Why some mums are craft-y

by Jenna Robinson

Posted on 2019-05-21


While some mums are crafty with drawings, paintings, home decorating, baking, and DIY around the house, our favourite craft-y mums are the ones who love a good craft beer. That’s right, you don’t have to be a man to be a beer geek. At Tighes Hill Cellars, we have some wonderful female customers who visit in search of craft beer sensations all the time. As we have recently celebrated Mother’s Day, we thought May was a great time to explore the history of women and beer brewing.

We are big fans of the beers from Two Birds, the first female owned brewery in Australia. They are trailblazers in a male-dominated industry, however, historical records reveal that women were heavily involved in ancient brewing. That’s right! In the past, women were the ones who would traditionally brew beer for their families and then sell the surplus to help provide. Archaeological studies have shown beer brewing was practically an extension on baking duties, thereby falling on mum to fulfil.

In ancient Egypt, women were the predominant brewers, using ingredients like corn, oats, wheat and honey. Interesting fact, there were many cultures (such as Egyptian) with deities, goddesses and protectors associated with guarding brewers, who were all female and frequently connected with fertility.

In Tanzania, women have always been the primary brewers and remain in that role today. They sell their drinks to supplement their income.

Mayan civilisations also relied on women brewers. Beer brewing records dating back to 1600 BCE show that brewing using cacao beans was common practice. Cacao beans were actually used for beer production before they were used to make cocoa!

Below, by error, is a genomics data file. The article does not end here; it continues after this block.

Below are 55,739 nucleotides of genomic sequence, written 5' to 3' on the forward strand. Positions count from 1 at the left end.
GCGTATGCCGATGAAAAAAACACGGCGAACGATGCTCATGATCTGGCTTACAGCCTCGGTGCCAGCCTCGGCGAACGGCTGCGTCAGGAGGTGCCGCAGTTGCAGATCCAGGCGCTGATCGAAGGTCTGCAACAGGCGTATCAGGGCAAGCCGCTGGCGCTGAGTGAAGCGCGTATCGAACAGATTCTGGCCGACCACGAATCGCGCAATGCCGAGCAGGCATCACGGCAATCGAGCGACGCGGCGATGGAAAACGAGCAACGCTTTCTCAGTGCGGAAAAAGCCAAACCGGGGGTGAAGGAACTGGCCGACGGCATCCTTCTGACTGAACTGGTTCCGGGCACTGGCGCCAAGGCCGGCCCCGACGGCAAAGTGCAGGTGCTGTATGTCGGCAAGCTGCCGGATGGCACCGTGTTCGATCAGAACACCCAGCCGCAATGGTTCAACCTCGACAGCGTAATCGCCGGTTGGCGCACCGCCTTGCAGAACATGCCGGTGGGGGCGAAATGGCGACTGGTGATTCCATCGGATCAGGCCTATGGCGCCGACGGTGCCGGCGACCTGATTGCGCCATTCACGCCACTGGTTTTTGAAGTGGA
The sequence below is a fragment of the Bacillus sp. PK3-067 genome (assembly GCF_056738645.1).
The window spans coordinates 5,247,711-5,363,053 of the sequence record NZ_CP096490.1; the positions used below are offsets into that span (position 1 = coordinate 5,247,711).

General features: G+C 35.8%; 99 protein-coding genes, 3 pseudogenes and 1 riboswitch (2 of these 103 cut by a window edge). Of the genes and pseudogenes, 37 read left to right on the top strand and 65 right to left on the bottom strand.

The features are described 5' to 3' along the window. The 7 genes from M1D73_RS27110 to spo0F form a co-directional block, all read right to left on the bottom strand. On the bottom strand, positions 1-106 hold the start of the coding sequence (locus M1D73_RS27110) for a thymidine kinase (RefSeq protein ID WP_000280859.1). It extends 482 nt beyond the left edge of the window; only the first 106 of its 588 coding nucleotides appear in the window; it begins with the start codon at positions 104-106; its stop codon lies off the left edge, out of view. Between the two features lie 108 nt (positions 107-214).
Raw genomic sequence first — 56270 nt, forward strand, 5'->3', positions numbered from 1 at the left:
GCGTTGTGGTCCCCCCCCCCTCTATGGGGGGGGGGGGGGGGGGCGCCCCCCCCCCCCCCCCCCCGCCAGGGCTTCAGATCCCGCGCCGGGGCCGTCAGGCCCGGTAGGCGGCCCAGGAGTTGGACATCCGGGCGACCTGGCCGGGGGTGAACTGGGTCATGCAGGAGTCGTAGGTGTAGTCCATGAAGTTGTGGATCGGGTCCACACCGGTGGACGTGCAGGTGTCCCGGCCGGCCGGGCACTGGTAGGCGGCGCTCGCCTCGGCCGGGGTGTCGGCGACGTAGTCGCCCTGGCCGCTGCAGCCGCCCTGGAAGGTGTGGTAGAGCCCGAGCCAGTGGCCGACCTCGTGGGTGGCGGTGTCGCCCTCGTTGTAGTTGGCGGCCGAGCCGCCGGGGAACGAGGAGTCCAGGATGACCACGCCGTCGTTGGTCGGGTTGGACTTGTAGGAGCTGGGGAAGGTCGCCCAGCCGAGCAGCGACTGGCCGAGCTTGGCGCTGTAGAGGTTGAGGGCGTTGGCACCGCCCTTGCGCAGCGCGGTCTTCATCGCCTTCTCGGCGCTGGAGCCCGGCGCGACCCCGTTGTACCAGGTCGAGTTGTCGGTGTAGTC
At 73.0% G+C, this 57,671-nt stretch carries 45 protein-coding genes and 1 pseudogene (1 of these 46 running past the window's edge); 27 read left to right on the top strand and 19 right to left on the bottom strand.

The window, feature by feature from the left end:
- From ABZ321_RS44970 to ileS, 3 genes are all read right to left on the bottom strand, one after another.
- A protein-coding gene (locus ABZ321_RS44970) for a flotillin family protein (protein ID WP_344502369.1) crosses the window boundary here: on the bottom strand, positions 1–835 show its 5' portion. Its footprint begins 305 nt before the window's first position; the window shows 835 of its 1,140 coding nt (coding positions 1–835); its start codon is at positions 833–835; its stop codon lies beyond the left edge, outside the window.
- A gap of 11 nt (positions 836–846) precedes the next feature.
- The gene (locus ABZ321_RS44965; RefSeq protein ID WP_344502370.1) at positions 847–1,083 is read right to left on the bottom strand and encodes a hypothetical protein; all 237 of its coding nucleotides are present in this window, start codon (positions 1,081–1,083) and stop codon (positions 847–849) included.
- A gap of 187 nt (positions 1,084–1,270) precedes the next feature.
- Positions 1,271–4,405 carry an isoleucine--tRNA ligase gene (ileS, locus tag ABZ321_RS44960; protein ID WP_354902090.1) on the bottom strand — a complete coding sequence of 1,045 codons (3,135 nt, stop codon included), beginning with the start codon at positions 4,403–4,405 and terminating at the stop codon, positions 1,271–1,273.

Women were also primary producers in German and Roman societies, serving ale made from fermented honey until monasteries took over the manufacture of alcoholic beverages.

Finnish women made a brew called ‘Sahti’ in their villages for a thousand years from hops, juniper twigs, barley and rye grains. The ingredients were malted and then smoked in a sauna.

Even in America, women were still the primary brewers during the colonisation of the United States. It wasn’t until the Industrial Revolution that beer was considered as a lucrative business opportunity, and then men began to dominate the practice.

So, women (and mothers in particular) have a rich history in beer production. We love all mothers, but it’s definitely awesome when you come across a craft-y one. Craft beer, fine wine and artisan spirits make the best gifts, and if you didn’t spoil mum enough over Mother’s Day this year, come and see us in-store, or shop online here. Remember, you’re probably the reason she drinks J.